GMOs: No time for argument

Despite visible benefits, many technologies are not adopted by Nigerian farmers. JULIANA AGBO writes on the need to adopt scientific and technological innovations for sustainable growth of the agricultural sector.

An aged farmer from Katsina State Alhaji Salmanu, Chairman, Nigeria Ginners Association recently stunned an audience at a debate on whether Nigerians should allow Genetically Modified Organisms (GMOs) or not when he said that the hungry man has no choice of where the food is coming from.”

It has become obvious that Nigeria is one of the countries in Sub-Saharan Africa that have the challenges of food security. It is estimated that more than 50 million Nigerians go to bed without food. This is because in the past few years, the United Nations Food and Agricultural Organisation has predicted that there would be severe starvation due to Nigeria’s inability to produce what the citizens need.

The problem is further exacerbated by an over-reliance on rain-fed agriculture, conflicts that displace farmers and lack of technology.

The country’s population projected to hit 400 million by 2050, will make Nigeria the world’s fourth most populous country. This population is increasingly reliant on food produced by smallholder farmers mostly made up of women and children while also depending on imported food products.

Despite being the highest producer of cowpea, maize, rice and other grains in Sub-Sharan Africa, Nigeria is a net importer of food and major agricultural products.

Every year, Nigeria spends about N16 billion in importing beans from neighbouring countries such as Niger, Cameroon and Burkina Faso.

Bread, semolina, pasta and other wheat flour-based products are staples in Nigeria and the demand for the products has continued to increase.

Currently, the shares of wheat flour for bread, semolina, pasta and others, are estimated at 60 per cent, 20 per cent,10 per cent, and 10 per cent, respectively.

Some 2019 data from the National Bureau of Statistics (NBS) and Central Bank of Nigeria (CBN) showed that Nigeria spent over N40 trillion on food imports in the last 21 years in order to meet domestic consumption.

The NBS data revealed that from 2016 to the first half of 2019, Nigeria spent N54.51 trillion importing manufactured goods, mostly food, and agricultural goods. Within the period, agricultural goods import gulped N38.24 billion while manufactured goods import gulped 19.51billion.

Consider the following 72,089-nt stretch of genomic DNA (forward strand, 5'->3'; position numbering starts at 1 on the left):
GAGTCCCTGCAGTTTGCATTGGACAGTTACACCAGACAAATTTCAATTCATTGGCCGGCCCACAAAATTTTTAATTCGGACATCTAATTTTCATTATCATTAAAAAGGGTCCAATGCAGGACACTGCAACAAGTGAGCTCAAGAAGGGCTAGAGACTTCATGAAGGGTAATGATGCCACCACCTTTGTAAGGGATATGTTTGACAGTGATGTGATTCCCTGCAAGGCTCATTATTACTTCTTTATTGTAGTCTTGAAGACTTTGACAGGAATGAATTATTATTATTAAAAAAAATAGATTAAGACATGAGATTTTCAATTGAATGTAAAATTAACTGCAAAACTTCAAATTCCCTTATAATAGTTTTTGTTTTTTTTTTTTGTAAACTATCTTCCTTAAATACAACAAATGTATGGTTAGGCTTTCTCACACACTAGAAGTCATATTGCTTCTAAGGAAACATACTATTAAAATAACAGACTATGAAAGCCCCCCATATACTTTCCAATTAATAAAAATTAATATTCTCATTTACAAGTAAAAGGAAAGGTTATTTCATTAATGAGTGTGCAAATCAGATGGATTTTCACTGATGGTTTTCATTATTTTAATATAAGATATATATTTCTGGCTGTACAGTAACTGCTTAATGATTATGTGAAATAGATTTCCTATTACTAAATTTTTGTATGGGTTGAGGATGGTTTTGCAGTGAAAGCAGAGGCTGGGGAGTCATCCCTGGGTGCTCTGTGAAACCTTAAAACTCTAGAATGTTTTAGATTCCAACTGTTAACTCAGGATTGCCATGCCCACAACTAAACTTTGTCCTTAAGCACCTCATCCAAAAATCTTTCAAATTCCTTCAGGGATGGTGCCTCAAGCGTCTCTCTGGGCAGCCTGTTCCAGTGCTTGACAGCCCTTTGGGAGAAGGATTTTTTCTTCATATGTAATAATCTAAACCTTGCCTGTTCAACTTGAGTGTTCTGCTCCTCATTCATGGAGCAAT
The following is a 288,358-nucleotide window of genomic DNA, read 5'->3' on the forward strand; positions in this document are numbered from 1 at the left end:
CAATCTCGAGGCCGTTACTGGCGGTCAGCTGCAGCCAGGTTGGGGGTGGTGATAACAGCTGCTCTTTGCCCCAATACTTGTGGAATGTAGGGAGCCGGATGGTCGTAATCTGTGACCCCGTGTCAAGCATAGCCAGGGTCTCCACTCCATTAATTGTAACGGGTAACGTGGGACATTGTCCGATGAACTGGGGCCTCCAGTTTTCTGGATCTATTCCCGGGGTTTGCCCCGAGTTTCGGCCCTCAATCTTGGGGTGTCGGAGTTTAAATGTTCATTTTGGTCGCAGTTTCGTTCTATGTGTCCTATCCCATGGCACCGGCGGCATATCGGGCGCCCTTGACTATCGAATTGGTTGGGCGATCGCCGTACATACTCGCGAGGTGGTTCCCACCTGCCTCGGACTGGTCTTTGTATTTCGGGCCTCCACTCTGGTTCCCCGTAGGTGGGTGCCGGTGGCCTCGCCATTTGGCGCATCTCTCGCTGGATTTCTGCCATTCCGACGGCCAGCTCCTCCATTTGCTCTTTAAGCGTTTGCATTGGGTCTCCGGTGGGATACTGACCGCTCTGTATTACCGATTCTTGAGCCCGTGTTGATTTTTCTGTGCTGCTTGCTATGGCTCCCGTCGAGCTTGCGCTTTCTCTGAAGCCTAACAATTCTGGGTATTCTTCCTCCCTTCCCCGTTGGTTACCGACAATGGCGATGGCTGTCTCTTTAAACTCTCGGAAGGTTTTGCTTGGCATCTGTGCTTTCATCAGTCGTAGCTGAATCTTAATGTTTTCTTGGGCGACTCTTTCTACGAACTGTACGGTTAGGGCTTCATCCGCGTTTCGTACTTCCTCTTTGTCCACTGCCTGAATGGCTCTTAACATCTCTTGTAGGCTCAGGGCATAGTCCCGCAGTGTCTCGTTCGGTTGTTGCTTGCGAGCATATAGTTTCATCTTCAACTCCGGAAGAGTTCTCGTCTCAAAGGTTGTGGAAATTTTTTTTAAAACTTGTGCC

NBS data in June 2020, showed that Nigeria’s total foreign trade (import and export) rose marginally by 0.8 per cent year on year when compared to N8.24 trillion recorded in the corresponding quarter of 2019.

Nigeria’s wheat consumption is mostly filled by local production augmented by imports valued at about $1.5 billion in 2017 and $1.7 billion in 2018. Local wheat production remained inadequate and domestic supplies of substitute staples within Nigeria and neighbouring countries have not kept pace with demand. USDA forecasts Nigeria’s wheat consumption in MY 2019/20 at 5.26 million metric tons (MT).

United States Department of Agriculture (USDA), forecasts Nigeria’s wheat production in marketing year (MY) 2019/20 (July-June) to reach 60,000 metric tons (MT), unchanged from the production figure for marketing year 2018/19. The area harvested to remain at 60,000 hectares, with yields holding steady at one metric ton per hectare, according to USDA Foreign Agricultural Service (FAS).

Nigeria is Africa’s top producer of maize, followed by Tanzania, according to the International Institute for Tropical Agriculture (IITA). But the country is also a leading importer of the product as demand for animal feed grows in the country.

The country’s annual need for maize is estimated at 15 million metric tons while her local production is 10.5million tons. The balance is imported from countries such as South Africa, Argentina and other South American countries where genetically modified maize is heavily cultivated.

Peter Shema, a plant breeder with the Federal University, Lafia noted recently that “it is funny when I see our brothers argue that GMOs are deadly and bad. What are we doing with the huge volume of maize imported every year? We eat them so what is the ratio of Nigerians dying every year due to the consumption of GMOs?

Many stakeholders across the country, especially those in the agriculture value chain agree with Shema as they continued to harp on the need to adopt agricultural biotechnology to improve the country’s productivity and revive industries.

At a recent meeting, they noted that the adoption of agricultural biotechnology tool, among others is necessary to enable Nigeria to attain food security.

While noting that agricultural biotechnology may not be the only tool to attaining a food-secure Nigeria, they agreed it will play a significant role in ensuring that farmers produce quality food, rich in necessary nutrients as well as enough food to ensure that no Nigerian goes to bed without food.

“Even though we are the largest producers of maize and cowpea that we have been importing, why won’t we enhance what we have to make it better for consumption and export?” they queried.

What is biotechnology?